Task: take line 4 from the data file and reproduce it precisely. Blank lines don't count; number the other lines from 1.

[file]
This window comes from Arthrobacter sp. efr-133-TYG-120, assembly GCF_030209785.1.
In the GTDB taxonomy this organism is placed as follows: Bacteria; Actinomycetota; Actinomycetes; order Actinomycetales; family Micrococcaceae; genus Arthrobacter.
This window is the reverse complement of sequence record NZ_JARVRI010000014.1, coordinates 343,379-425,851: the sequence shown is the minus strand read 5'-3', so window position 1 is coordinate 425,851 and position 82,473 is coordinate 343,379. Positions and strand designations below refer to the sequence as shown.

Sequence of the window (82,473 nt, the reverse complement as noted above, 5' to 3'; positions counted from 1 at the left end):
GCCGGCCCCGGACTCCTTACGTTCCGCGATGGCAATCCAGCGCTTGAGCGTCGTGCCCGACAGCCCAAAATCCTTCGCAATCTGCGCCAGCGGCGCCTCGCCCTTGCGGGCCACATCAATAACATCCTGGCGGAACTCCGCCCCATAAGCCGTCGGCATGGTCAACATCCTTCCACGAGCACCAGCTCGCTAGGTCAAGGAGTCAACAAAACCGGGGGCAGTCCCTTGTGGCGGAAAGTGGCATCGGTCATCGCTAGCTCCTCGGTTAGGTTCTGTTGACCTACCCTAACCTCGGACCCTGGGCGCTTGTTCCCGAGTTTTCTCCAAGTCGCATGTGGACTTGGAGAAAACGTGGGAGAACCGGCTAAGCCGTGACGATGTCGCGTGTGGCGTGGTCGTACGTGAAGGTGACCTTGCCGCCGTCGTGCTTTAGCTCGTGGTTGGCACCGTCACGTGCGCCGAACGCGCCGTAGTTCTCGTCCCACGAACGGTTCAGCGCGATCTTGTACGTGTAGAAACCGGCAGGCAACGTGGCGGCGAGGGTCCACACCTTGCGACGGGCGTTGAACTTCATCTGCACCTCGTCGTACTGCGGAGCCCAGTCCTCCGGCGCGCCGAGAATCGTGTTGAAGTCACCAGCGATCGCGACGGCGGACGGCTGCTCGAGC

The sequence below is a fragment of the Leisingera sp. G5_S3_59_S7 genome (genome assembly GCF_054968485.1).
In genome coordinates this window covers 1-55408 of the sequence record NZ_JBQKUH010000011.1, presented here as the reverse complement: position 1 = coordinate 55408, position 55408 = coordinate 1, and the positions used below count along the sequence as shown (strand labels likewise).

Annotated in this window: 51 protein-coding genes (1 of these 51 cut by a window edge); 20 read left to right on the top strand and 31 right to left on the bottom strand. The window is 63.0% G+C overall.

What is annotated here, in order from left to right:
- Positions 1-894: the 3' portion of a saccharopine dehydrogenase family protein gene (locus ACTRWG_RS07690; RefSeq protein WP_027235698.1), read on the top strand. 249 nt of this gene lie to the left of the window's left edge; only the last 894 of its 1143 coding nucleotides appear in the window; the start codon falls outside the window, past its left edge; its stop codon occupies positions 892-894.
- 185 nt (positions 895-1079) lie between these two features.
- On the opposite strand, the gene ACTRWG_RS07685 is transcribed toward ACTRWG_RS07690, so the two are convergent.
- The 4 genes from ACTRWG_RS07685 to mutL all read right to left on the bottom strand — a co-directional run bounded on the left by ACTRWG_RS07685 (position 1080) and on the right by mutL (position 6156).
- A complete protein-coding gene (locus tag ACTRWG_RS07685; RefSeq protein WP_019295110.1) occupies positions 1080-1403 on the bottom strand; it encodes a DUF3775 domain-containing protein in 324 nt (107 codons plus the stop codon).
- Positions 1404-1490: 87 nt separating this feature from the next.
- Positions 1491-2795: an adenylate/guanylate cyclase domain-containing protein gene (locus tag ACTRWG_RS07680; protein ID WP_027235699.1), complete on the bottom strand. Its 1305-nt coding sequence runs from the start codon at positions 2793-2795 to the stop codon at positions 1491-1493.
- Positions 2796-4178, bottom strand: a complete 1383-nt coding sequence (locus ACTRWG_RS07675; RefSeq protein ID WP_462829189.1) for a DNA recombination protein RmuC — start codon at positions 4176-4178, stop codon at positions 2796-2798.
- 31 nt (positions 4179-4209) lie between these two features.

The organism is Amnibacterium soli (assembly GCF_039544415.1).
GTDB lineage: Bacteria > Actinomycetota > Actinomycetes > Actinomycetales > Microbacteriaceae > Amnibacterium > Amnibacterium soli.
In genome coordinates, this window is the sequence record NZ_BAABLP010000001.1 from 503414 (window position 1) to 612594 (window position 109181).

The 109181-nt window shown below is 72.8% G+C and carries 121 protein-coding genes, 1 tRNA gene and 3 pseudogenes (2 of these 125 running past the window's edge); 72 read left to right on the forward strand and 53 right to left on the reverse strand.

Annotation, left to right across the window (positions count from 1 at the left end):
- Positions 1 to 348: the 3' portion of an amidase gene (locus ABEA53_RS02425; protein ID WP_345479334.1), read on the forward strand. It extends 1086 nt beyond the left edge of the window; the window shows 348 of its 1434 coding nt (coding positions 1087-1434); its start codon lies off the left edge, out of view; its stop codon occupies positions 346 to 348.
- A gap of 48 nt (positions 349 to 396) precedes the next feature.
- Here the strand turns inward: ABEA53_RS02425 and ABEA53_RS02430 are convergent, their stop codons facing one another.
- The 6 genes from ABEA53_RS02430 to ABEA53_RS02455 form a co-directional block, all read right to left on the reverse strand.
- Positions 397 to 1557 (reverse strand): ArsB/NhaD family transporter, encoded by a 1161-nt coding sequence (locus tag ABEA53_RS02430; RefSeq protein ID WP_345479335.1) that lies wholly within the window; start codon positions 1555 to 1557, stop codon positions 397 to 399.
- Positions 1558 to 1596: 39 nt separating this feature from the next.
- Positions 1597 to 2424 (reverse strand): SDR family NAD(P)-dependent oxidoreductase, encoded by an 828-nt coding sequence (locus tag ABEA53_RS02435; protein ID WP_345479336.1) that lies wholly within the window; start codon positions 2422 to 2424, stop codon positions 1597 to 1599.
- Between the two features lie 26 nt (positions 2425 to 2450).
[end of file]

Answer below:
Sequence of the window (82,473 nt, the reverse complement as noted above, 5' to 3'; positions counted from 1 at the left end):